Ink - Dye or Pigment? Advantages/disadvantages of each
General Queries -
The main difference between dye and pigment inks is that dye ink is a solution of colorant completely dissolved in liquid, where as pigment ink is solid colorant particles suspended in liquid.
Both pigment and dye inks have their advantages and disadvantages, so it depends on what type of printing you are doing as to which ink you should choose to print with.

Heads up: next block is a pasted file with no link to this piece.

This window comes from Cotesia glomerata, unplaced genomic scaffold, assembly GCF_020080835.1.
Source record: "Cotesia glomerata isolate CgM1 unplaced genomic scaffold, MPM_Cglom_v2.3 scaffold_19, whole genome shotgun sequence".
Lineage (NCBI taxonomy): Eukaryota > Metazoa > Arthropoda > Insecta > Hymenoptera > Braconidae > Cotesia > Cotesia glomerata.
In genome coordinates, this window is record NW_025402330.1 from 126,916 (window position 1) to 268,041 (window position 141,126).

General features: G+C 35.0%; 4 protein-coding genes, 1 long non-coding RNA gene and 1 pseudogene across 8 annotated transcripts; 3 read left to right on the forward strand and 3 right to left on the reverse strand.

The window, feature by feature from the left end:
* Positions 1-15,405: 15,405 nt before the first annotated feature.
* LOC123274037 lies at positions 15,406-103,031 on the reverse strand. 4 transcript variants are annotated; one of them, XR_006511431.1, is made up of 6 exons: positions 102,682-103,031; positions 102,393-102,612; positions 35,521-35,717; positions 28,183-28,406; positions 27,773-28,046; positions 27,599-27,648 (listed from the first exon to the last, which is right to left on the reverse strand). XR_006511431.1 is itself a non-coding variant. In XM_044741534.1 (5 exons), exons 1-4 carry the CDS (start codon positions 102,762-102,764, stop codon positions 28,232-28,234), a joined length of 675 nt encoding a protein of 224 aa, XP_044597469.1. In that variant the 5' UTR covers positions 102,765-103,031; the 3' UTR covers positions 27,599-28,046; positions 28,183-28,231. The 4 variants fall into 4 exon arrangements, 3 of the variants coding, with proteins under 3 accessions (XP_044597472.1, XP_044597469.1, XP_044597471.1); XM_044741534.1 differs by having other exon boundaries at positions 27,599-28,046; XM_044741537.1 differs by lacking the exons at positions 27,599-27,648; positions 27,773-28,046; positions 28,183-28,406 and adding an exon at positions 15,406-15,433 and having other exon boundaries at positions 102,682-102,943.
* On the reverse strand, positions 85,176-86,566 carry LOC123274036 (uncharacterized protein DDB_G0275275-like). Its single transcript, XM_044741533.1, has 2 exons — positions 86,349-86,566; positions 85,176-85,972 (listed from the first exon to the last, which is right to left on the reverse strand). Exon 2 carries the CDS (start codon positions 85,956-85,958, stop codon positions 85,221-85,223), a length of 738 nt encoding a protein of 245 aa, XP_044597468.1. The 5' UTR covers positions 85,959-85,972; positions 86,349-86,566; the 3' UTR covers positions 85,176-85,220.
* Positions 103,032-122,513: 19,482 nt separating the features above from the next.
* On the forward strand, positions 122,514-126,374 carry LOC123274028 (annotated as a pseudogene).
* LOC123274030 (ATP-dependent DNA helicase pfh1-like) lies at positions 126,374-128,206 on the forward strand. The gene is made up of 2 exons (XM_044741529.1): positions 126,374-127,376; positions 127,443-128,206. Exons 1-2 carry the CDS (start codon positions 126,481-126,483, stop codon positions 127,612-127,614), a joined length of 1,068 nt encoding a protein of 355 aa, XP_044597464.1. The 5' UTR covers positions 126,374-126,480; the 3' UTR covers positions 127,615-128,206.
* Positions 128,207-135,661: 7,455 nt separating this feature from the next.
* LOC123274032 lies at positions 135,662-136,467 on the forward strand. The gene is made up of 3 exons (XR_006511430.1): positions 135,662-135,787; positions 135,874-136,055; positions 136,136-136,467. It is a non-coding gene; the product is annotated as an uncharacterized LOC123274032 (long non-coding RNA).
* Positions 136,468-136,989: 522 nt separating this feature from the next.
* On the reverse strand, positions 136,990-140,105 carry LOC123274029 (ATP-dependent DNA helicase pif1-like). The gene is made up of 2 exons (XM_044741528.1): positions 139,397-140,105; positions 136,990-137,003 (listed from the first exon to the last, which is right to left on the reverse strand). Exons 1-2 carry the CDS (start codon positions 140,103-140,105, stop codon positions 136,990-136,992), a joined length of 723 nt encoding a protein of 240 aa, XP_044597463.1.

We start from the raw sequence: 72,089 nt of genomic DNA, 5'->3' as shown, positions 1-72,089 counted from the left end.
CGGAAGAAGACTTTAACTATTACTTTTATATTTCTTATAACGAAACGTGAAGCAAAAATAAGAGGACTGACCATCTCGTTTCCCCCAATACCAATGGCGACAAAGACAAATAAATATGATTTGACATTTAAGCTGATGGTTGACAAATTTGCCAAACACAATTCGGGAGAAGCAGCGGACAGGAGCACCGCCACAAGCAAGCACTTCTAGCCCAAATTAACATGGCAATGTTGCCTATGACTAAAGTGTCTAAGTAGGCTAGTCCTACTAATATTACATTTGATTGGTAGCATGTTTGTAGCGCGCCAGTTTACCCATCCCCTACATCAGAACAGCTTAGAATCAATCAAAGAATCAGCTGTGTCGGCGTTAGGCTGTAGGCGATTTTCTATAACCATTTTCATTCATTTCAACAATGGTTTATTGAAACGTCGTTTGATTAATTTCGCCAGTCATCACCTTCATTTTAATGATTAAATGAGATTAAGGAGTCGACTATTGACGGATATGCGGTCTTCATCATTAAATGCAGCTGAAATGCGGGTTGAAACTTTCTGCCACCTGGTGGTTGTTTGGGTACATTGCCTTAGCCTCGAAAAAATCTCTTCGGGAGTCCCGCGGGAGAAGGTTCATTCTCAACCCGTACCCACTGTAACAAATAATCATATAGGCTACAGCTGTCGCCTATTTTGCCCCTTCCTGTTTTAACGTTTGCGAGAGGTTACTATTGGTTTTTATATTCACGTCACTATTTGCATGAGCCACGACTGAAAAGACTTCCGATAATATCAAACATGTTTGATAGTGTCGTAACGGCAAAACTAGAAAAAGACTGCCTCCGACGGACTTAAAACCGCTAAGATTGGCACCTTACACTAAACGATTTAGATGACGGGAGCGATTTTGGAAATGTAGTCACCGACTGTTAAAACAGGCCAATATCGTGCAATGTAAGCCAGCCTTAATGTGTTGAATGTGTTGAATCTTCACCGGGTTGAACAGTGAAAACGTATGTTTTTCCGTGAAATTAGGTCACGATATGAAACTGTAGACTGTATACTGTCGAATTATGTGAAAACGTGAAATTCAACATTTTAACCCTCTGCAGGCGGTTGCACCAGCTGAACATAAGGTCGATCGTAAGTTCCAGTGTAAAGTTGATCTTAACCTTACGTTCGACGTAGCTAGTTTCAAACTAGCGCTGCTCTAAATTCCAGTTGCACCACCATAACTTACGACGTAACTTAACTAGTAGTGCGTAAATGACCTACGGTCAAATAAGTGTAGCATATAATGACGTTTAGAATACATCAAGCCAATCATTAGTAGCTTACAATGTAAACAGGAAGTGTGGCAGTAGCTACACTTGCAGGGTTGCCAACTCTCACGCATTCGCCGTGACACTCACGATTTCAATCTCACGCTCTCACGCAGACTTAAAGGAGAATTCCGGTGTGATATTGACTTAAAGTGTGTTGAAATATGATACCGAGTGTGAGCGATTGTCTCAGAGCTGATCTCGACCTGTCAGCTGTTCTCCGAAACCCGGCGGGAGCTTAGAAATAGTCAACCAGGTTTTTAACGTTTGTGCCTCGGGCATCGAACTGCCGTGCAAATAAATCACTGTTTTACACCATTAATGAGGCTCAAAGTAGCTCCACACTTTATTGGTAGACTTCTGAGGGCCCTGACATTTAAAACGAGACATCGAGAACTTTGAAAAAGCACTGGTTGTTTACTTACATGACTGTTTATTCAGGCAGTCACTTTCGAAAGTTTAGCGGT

Firstly, optical compounds are added to dye ink which makes the colours produced much more vibrant. However, because of these optical compounds, and also because dye inks are spread more thinly than pigment inks, it means they are much less resistant to UV rays. This means the colours will fade much quicker in sunlight than you would find using pigment inks, which can last up to 80+ years when used with archival papers. Leading on from this, as dye inks are spread more thinly on paper than pigment inks, they tend to work better with high-gloss papers as the ink sits on the surface of the paper, and therefore the image stays vibrant rather than appearing washed out. Dye inks should also be water and oil resistant when used with glossy papers. Pigment inks on the other hand work better with semi-gloss and matt papers as the amount of ink laid down is much greater, so it doesn’t effect the print if some of the ink is soaked in to the surface.